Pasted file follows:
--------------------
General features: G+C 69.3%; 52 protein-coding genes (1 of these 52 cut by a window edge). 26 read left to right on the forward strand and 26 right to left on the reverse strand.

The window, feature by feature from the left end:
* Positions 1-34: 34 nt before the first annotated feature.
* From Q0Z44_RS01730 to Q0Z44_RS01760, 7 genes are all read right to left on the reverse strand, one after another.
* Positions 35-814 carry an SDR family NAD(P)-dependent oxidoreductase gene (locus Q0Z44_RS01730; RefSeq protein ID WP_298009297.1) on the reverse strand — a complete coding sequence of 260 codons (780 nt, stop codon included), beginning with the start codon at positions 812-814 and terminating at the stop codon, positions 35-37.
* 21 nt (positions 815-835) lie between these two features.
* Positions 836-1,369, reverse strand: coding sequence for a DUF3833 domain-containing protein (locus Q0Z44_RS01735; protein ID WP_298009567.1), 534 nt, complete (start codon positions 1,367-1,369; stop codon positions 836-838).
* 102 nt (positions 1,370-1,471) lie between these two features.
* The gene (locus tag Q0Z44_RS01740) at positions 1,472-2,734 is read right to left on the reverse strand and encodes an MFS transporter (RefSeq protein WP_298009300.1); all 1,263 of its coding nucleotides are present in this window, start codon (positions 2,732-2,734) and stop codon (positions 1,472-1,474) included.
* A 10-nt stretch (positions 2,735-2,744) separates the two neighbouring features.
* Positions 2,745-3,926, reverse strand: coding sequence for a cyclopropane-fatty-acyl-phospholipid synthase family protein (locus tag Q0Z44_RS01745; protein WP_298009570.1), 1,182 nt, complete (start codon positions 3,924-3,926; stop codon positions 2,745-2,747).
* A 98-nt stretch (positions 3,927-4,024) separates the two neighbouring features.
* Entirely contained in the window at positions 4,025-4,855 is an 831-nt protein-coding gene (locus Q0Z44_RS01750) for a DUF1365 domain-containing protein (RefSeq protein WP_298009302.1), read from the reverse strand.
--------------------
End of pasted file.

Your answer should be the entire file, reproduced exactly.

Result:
General features: G+C 69.3%; 52 protein-coding genes (1 of these 52 cut by a window edge). 26 read left to right on the forward strand and 26 right to left on the reverse strand.

The window, feature by feature from the left end:
* Positions 1-34: 34 nt before the first annotated feature.
* From Q0Z44_RS01730 to Q0Z44_RS01760, 7 genes are all read right to left on the reverse strand, one after another.
* Positions 35-814 carry an SDR family NAD(P)-dependent oxidoreductase gene (locus Q0Z44_RS01730; RefSeq protein ID WP_298009297.1) on the reverse strand — a complete coding sequence of 260 codons (780 nt, stop codon included), beginning with the start codon at positions 812-814 and terminating at the stop codon, positions 35-37.
* 21 nt (positions 815-835) lie between these two features.
* Positions 836-1,369, reverse strand: coding sequence for a DUF3833 domain-containing protein (locus Q0Z44_RS01735; protein ID WP_298009567.1), 534 nt, complete (start codon positions 1,367-1,369; stop codon positions 836-838).
* 102 nt (positions 1,370-1,471) lie between these two features.
* The gene (locus tag Q0Z44_RS01740) at positions 1,472-2,734 is read right to left on the reverse strand and encodes an MFS transporter (RefSeq protein WP_298009300.1); all 1,263 of its coding nucleotides are present in this window, start codon (positions 2,732-2,734) and stop codon (positions 1,472-1,474) included.
* A 10-nt stretch (positions 2,735-2,744) separates the two neighbouring features.
* Positions 2,745-3,926, reverse strand: coding sequence for a cyclopropane-fatty-acyl-phospholipid synthase family protein (locus tag Q0Z44_RS01745; protein WP_298009570.1), 1,182 nt, complete (start codon positions 3,924-3,926; stop codon positions 2,745-2,747).
* A 98-nt stretch (positions 3,927-4,024) separates the two neighbouring features.
* Entirely contained in the window at positions 4,025-4,855 is an 831-nt protein-coding gene (locus Q0Z44_RS01750) for a DUF1365 domain-containing protein (RefSeq protein WP_298009302.1), read from the reverse strand.